FEMA flood insurance rate puts Louisiana officials on edge

LIVINGSTON PARISH, LA (WAFB) - As of now, a new law will take effect in 2014 increasing national flood insurance rates. Politicians in Louisiana on both the local and state level are standing united against it, as the law could cripple thousands in the Bayou State.

Thomas Adams cringes any time the skies open up and the rains begin to fall.

"I don't know if my property is going to flood again, any time," said Adams.

Adams and his wife have seen their home in Walker flood three times in the last four years.

The last flood came in January after days of heavy rain. The frustration of rebuilding and a flood insurance premium that is 25 percent of his house note has convinced Adams to apply for a FEMA property acquisition.

"It causes too many headaches and problems for us to deal with over and over again constantly," added Adams.

Adams is not alone. The possibility of high flood insurance rates jumping another 20 to 25 percent a year has other Livingston Parish residents eligible for a home lift funded by the federal government, thinking twice.

"Some of them said that's why they wouldn't fool with it because they couldn't afford the insurance once they're elevated they must have the insurance so they just backed out it and didn't want to do it," said Mark Harrell, Livingston Parish Emergency Preparedness Director.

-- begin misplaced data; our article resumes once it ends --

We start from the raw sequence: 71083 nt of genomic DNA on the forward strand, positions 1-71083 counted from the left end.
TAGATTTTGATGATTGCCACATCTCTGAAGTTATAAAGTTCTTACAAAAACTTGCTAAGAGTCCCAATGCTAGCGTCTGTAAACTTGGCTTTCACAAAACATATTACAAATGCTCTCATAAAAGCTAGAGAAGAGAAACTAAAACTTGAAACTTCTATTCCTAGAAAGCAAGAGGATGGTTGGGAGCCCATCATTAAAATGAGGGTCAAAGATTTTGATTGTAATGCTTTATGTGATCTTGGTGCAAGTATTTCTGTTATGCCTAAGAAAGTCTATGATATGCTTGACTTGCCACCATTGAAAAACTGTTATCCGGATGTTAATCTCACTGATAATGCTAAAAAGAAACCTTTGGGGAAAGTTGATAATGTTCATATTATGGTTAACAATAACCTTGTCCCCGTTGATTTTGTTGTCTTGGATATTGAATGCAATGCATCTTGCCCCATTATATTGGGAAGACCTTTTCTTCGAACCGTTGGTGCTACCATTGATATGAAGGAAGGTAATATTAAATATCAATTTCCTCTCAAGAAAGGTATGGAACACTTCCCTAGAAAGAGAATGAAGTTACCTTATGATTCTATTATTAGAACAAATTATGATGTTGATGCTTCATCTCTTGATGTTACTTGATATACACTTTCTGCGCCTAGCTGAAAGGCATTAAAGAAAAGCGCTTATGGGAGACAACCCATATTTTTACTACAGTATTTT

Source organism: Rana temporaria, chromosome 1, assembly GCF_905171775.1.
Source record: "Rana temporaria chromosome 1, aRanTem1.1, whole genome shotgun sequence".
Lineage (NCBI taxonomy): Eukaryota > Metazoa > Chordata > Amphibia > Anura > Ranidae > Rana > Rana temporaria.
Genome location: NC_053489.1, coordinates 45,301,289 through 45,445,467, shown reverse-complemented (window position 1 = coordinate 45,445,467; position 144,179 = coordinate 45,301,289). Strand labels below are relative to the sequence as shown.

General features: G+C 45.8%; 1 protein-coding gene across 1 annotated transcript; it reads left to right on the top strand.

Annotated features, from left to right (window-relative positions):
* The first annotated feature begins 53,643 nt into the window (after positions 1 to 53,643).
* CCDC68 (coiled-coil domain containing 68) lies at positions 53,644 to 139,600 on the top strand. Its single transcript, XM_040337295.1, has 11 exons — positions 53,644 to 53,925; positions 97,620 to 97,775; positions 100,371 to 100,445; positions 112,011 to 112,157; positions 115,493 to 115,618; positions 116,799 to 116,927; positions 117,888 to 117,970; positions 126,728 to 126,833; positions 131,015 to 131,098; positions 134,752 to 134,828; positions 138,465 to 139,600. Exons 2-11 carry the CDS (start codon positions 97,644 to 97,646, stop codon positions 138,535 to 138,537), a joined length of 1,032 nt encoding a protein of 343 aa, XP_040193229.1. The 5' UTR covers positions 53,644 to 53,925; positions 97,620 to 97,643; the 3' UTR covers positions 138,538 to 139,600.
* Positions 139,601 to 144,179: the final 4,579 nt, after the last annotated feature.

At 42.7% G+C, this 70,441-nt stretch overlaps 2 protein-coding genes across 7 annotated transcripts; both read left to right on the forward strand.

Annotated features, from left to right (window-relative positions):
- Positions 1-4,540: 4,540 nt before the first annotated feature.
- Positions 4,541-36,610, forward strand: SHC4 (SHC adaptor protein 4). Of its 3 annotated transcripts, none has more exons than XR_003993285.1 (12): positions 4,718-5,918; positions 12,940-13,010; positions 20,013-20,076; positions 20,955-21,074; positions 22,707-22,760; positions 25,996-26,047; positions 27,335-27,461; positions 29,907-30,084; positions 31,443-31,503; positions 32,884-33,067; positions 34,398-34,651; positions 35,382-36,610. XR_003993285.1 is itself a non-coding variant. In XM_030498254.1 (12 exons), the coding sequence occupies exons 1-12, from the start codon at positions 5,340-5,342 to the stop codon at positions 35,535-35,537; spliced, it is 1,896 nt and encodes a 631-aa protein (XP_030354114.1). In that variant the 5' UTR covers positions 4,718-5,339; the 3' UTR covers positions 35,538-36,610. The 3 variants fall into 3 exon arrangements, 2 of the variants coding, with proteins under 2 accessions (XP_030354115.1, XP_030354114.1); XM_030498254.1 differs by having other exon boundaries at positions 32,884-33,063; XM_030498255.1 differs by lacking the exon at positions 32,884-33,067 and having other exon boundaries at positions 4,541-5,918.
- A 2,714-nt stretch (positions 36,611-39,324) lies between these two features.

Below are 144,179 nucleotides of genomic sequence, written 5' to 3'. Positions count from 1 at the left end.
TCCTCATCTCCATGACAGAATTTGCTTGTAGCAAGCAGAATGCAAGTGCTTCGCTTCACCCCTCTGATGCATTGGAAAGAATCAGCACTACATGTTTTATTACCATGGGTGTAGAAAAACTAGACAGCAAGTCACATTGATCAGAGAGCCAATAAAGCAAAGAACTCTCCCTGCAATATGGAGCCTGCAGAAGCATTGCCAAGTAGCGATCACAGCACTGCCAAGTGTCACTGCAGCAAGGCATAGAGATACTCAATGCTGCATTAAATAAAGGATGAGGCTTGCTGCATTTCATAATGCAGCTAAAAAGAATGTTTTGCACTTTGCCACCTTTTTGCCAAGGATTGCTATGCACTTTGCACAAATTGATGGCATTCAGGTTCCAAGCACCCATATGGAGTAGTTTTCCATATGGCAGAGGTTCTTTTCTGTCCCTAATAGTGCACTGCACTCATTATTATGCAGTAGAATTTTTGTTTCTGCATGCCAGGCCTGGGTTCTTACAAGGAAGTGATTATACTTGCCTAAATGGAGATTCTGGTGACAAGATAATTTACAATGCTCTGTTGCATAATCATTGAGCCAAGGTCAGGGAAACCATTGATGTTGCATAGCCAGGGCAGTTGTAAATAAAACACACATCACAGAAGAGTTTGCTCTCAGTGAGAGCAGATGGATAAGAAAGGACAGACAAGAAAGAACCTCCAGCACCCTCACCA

According to Harrell about 75 percent of homeowners in Livingston Parish live in flood zones requiring insurance. Similar numbers exist in many other parishes in the state as well, leaving leaders questioning the need to raise premiums so quickly.

"How much sense does it make for the federal government to reinvest in these communities with all these billions and billions of dollars in structures and community centers and schools and then driving everyone out with these insurance rates that are so high on the flood side," said State Representative Chris Leopold.

Leopold authored a resolution that passed in June uniting the Louisiana Legislature against the Biggert-Waters Act set to take effect in January. Leopold says the rate changes will be catastrophic for the state.

"You'll have people that will turn their keys into their homes, there's no question about it. It affects the banking industry, the real estate industry," said Leopold. "It affects everyone it will be worse than the storm."

In the meantime Adams says he will keep doing the only thing he knows how.

"You got to keep going forward and do the best you can do and try to get yourself another property or do whatever you can do," said Adams.

A bill authored by US Rep. Bill Cassidy, R-LA, to delay the plan has already passed through the House. Sen. Mary Landrieu, D-LA, authored a homeland security appropriations bill, which has passed the Senate Appropriations Committee and is heading to the Senate floor.

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